In the UK in the early 1970s, all young kids – like me – loved the BBC sitcom Steptoe and Son. We particularly loved the irascible and wily old rag-and-bone man Albert Steptoe, played by Wilfred Brambell, who seemed so grotesque that he could have been created by Roald Dahl. With his skull-like head, contorted features, mangled dentures, slobbering voice, spiteful cackle, stick-thin limbs, revolting habits and total disregard for personal hygiene, how could kids not have found him fascinating?
Those youngsters in the playground unlucky enough to be a bit sallow or thin-faced or to have a propensity for scratching themselves were doomed to live out their schooldays branded with the unglamorous nickname ‘Steptoe’. And when we weren’t tormenting other kids for looking like Albert Steptoe, we tried our best to impersonate him: backs hunched, eyes leering, noses screwed up, teeth bared, voices gargling, “’Aaa-rold! ’Aaa-rold!”
Harold Steptoe – Albert’s son and reluctant partner in the rag-and-bone trade, played by Harry H. Corbett – seemed a more conventional character to us young ’uns and was therefore less interesting. But we did impersonations of him too, from the moment that frequently arose in the show when Harold would glare at Albert, his expression suggesting someone who’d just had a rhinoceros fart into his face, and contemptuously intone, “You dir-ty old man!”
We loved watching Steptoe and Son, which we managed somehow to do despite it being shown past our official bedtimes – after the Nine O’Clock News if I remember correctly. We loved the yelling matches between Albert and Harold and the occasional slapstick: Harold pouring a bottle of surgical spirit over Albert’s bare arse in the 1974 episode Upstairs, Downstairs, Upstairs, Downstairs, or Albert trying to take a bath in the kitchen sink in the 1972 movie spin-off, only to have the curtains collapse and his emaciated nakedness revealed to a neighbour-lady outside. We loved the ramshackle squalor of the Steptoe living room, as junk-filled as their front yard, with its anatomical skeleton, stuffed bear, gramophone, non-working grandfather clock and dusty old boxes containing Albert’s long-lost false teeth. And we loved the sight-gags about the dung that regularly tumbled out of the Steptoes’ carthorse.
For years my favourite Steptoe episode was 1974’s The Seven Steptoerai, which saw Harold and Albert’s livelihood under threat from a protection racket run by loathsome local gangster Frankie Barrow (deliciously played by character actor Henry Woolf). Improbably, Albert assembles a ‘team’ consisting of his pension-age cronies who take on Barrow’s goons in the Steptoe yard and defeat them in vicious hand-to-hand combat. The old fellows have somehow become adept at kung-fu fighting through watching lots of Bruce Lee movies at the local fleapit. In the supporting cast for this episode is the legendary stuntman Vic Armstrong, whom I assume played one of the gangsters. I love the idea that Harrison Ford’s stunt double in the Indiana Jones movies once had the crap beaten out of him by Old Man Steptoe and his mates.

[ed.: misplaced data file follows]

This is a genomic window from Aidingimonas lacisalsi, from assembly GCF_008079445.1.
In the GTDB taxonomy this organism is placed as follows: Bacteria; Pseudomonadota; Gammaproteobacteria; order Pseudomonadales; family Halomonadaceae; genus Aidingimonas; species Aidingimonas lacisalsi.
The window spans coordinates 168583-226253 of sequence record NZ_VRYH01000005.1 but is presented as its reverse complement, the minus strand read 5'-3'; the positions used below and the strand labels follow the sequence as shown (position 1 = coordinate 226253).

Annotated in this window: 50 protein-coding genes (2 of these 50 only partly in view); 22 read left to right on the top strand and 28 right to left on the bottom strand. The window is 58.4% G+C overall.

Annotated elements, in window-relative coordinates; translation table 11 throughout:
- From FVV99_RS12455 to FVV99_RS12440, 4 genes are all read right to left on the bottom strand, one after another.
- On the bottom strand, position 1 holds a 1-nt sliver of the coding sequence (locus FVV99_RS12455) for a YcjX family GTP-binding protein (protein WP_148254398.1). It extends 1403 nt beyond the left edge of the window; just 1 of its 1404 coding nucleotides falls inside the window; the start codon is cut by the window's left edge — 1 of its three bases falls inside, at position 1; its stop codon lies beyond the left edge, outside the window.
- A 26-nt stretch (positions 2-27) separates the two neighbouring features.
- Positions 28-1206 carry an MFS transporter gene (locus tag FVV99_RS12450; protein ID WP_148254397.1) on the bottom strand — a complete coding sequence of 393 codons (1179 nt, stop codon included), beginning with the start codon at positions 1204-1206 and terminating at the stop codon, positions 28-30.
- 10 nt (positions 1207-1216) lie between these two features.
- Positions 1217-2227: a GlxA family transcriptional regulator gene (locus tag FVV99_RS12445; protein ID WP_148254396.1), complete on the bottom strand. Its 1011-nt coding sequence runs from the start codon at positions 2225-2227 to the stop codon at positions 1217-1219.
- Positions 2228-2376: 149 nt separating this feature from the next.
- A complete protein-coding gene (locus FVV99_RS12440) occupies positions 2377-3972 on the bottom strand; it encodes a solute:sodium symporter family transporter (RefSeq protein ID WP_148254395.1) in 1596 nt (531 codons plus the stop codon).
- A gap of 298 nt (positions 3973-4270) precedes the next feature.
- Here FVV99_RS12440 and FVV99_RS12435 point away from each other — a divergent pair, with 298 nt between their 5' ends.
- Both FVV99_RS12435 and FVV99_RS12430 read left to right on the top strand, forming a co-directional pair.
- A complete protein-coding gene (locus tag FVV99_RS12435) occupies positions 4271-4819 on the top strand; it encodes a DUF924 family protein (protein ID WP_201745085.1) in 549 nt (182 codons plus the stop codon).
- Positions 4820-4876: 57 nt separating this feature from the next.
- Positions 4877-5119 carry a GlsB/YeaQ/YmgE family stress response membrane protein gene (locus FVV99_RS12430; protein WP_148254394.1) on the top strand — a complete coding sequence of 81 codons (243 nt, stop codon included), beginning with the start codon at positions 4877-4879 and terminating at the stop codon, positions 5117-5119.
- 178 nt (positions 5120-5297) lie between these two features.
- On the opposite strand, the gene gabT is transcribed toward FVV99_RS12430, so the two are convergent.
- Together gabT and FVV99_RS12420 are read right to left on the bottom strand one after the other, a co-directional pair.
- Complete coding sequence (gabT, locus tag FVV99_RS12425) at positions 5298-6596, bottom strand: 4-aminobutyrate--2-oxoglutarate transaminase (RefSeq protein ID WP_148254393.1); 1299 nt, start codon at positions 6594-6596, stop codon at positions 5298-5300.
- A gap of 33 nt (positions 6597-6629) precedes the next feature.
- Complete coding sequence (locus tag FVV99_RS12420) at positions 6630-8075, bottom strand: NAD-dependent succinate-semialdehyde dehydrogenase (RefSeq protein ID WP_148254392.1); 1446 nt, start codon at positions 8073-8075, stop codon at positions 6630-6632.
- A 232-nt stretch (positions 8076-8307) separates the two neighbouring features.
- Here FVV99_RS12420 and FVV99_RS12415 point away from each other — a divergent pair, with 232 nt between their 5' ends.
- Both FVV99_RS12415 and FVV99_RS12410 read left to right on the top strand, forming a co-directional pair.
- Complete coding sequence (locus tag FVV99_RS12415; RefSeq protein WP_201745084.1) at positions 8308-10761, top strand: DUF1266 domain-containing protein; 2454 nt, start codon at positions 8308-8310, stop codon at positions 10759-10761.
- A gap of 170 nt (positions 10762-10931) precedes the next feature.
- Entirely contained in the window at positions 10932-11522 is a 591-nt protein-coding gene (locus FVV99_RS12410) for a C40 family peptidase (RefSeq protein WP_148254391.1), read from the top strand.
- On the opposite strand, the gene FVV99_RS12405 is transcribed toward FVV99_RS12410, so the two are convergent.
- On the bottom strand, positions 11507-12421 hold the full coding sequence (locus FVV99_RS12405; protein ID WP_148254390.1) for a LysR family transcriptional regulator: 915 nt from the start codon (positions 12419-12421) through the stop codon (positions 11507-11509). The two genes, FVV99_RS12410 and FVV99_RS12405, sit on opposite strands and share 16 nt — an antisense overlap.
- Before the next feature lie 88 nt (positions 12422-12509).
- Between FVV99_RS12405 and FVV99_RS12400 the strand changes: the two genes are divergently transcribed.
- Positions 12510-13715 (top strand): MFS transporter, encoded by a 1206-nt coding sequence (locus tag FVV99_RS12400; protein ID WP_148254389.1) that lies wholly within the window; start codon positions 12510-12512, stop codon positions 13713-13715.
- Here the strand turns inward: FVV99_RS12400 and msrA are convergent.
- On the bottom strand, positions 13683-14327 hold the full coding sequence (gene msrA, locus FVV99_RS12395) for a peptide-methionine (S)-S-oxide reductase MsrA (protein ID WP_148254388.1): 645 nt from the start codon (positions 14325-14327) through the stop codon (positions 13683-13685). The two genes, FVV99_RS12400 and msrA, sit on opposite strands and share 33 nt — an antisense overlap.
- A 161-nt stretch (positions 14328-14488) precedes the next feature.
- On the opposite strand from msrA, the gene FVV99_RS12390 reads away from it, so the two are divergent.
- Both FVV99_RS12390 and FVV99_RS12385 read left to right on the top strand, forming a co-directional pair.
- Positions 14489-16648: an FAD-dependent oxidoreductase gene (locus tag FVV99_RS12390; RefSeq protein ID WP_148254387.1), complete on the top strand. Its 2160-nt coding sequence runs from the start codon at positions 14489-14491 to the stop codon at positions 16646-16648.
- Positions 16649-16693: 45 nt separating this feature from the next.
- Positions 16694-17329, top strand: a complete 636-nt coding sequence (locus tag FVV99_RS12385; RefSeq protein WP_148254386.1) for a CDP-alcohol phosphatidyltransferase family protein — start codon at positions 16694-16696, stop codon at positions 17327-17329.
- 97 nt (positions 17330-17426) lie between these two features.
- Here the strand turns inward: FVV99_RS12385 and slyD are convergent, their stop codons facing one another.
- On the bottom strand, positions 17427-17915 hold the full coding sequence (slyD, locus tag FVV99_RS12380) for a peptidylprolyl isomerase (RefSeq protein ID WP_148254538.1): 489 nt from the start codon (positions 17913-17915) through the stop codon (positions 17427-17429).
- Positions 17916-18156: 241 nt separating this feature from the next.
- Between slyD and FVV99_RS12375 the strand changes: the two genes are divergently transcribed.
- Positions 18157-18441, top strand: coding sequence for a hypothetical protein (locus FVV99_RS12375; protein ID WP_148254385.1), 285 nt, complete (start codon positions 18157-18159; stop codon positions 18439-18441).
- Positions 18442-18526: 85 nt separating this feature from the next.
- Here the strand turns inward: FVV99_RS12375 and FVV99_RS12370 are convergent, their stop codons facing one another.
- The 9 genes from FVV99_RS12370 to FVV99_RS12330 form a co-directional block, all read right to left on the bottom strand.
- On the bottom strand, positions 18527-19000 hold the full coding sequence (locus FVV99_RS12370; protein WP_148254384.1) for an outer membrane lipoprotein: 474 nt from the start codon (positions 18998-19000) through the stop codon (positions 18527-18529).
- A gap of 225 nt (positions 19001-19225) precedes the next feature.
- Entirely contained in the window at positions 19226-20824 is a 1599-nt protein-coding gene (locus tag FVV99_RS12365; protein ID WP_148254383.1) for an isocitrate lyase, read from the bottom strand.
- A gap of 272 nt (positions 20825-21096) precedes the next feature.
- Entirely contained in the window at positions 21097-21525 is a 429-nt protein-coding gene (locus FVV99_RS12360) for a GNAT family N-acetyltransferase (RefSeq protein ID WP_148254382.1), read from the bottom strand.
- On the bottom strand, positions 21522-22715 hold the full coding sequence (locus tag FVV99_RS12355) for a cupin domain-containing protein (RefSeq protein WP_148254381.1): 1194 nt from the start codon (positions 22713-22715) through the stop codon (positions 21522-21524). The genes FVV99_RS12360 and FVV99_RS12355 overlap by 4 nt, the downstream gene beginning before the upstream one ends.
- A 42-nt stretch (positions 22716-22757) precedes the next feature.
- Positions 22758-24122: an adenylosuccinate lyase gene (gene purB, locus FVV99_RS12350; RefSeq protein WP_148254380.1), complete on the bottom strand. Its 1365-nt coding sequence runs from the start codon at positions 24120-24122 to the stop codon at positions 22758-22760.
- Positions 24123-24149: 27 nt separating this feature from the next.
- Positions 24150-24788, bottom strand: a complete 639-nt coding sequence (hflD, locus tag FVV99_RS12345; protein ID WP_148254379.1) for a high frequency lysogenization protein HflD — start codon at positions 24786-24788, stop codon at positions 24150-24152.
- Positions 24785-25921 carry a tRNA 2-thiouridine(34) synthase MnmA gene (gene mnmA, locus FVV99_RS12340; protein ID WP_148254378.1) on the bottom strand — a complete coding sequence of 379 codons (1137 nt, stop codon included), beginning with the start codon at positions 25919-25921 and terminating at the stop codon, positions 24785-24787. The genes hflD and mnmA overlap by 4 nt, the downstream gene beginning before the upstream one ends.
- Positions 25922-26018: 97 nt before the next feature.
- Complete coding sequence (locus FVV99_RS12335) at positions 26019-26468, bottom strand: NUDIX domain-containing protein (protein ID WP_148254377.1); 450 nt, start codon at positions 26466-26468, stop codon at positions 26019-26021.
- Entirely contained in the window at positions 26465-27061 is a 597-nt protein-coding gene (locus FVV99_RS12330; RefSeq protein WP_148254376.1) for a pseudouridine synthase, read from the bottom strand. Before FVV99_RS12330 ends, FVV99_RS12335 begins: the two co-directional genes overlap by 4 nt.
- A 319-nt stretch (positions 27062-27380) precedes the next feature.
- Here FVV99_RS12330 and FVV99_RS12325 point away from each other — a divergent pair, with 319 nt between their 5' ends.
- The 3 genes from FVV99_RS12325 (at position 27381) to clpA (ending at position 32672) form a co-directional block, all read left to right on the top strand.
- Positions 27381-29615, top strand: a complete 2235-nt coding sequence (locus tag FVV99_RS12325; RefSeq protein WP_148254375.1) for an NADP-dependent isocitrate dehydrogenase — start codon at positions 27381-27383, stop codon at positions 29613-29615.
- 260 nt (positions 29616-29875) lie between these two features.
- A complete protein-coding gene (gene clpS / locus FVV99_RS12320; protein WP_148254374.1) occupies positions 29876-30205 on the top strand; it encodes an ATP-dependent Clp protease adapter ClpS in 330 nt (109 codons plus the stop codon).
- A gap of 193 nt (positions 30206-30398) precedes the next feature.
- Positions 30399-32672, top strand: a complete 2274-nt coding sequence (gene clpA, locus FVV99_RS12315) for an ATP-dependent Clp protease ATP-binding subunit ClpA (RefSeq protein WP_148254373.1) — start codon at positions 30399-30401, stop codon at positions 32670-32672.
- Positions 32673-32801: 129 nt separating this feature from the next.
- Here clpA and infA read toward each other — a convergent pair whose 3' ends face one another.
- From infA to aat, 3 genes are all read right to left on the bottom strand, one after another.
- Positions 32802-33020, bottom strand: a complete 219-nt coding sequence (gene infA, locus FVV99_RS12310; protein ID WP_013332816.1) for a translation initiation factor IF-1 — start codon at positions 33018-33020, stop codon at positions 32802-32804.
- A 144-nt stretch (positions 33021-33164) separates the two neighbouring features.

It’s a shock, then, to watch the show on Youtube forty years later and realise how bleak it is. There’s a tragedy to it that sailed over my head when I was nine years old. It’s still hilarious at times, but there are also moments when it definitely feels not funny because the depiction of Albert and Harold, and the relationship between them, is so painful. (The Seven Steptoerai is actually a rare thing in the Steptoe world, a crowd-pleaser.)
Tellingly, my better half – who’s American – finds Steptoe and Son difficult to watch. She admires the writing and acting, but to her the show just seems too depressing to be enjoyable. It probably didn’t help that the episode with which I tried to introduce her to Steptoe and Son was 1972’s The Desperate Hours. This has a pair of escaped convicts – a young one played by Leonard Rossiter and an old one played by J.G. Devlin – invade the Steptoe residence and demand food, warmth and shelter. “First of all,” says Rossiter, “we want some grub. We’re starving!” “So are we,” stammers Harold. It transpires that financially the Steptoes have been going through a bad patch, with the result that their electricity keeps getting cut off, the house is freezing and the only sustenance in the kitchen is some cold lumpy porridge, a rock-hard piece of bread and some ancient cheese. “You can scrape the green bits off,” says Albert helpfully.
Rossiter and Devlin soon realise they were better off in prison – which, predictably, is where they are again at the episode’s end, though not before the Steptoes have cadged off them some cigarettes and some money to stick in the electricity coin-meter. Meanwhile, it’s clear that Harold and Albert are equally imprisoned, in poverty.
The Desperate Hours also highlights a different type of imprisonment – a spiritual type – that’s a strong theme throughout Steptoe and Son. Harold befriends Rossiter’s convict after hearing how his career in crime was hobbled by his partnership with the elderly Devlin. It was Devlin whose geriatric incompetence got the pair of them caught in the first place. And it’s likely that his slowness and frailty will get them caught again following their escape. The convicts’ relationship, Harold realises, parallels his own relationship with his dad; because Harold has spent years trying to better himself and escape from the lowly life of a rag-and-bone man, only to have every attempt thwarted by the exasperating but crafty and manipulative Albert.